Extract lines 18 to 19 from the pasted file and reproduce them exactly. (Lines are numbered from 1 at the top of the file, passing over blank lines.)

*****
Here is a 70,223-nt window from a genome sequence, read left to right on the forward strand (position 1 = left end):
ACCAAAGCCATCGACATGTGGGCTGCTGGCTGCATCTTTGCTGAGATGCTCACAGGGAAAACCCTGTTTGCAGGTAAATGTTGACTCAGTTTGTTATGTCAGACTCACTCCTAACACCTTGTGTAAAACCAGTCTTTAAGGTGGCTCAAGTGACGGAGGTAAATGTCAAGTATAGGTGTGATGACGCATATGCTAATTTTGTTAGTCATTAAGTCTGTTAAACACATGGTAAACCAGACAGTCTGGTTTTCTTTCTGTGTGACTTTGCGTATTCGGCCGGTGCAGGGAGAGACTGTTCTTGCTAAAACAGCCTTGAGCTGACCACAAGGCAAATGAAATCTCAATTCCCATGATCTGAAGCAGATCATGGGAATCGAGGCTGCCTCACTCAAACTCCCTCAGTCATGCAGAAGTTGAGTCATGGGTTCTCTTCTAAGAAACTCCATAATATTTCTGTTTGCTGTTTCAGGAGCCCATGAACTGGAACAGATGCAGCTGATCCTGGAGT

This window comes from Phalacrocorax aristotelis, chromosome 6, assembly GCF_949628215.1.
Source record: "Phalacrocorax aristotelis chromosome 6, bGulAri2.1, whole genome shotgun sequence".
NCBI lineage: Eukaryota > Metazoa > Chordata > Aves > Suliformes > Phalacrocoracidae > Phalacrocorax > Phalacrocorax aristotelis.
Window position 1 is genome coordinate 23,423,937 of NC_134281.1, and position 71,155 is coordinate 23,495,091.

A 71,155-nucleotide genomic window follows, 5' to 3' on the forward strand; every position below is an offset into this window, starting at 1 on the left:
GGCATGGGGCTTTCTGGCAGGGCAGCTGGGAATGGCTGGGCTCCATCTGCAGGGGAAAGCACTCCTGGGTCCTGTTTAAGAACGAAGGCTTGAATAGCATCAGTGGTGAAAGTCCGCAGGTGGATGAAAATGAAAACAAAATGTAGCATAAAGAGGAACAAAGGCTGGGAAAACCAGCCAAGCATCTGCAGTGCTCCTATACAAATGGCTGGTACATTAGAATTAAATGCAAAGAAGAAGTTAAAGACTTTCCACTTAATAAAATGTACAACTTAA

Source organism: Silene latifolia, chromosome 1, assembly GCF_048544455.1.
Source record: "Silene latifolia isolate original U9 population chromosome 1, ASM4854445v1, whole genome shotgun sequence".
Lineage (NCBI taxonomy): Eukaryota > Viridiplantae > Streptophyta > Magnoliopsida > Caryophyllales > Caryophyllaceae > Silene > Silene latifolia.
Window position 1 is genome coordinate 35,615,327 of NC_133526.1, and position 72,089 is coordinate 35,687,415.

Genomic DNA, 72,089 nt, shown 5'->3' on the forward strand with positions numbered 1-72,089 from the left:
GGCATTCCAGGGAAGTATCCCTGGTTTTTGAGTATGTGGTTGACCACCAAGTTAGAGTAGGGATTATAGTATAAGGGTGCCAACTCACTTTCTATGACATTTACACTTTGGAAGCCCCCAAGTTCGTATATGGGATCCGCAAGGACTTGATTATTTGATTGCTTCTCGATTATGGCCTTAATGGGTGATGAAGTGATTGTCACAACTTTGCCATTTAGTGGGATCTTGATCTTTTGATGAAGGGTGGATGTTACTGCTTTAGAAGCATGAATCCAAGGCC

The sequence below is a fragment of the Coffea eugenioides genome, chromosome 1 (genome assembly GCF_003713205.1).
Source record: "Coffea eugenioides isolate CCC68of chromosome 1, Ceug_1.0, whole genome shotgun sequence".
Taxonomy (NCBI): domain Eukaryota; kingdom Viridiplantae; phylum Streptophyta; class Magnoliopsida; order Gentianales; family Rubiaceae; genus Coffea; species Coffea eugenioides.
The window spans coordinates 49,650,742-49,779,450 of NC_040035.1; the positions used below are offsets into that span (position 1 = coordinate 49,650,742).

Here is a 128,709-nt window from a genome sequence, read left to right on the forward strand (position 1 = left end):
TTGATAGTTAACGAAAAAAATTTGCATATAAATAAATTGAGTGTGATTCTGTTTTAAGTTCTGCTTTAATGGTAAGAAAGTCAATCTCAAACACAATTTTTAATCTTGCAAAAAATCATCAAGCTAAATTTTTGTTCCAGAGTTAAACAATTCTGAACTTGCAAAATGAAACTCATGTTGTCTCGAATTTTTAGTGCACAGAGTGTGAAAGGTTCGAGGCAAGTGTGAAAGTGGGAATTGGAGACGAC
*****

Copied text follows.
The window spans coordinates 49,650,742-49,779,450 of NC_040035.1; the positions used below are offsets into that span (position 1 = coordinate 49,650,742).

Here is a 128,709-nt window from a genome sequence, read left to right on the forward strand (position 1 = left end):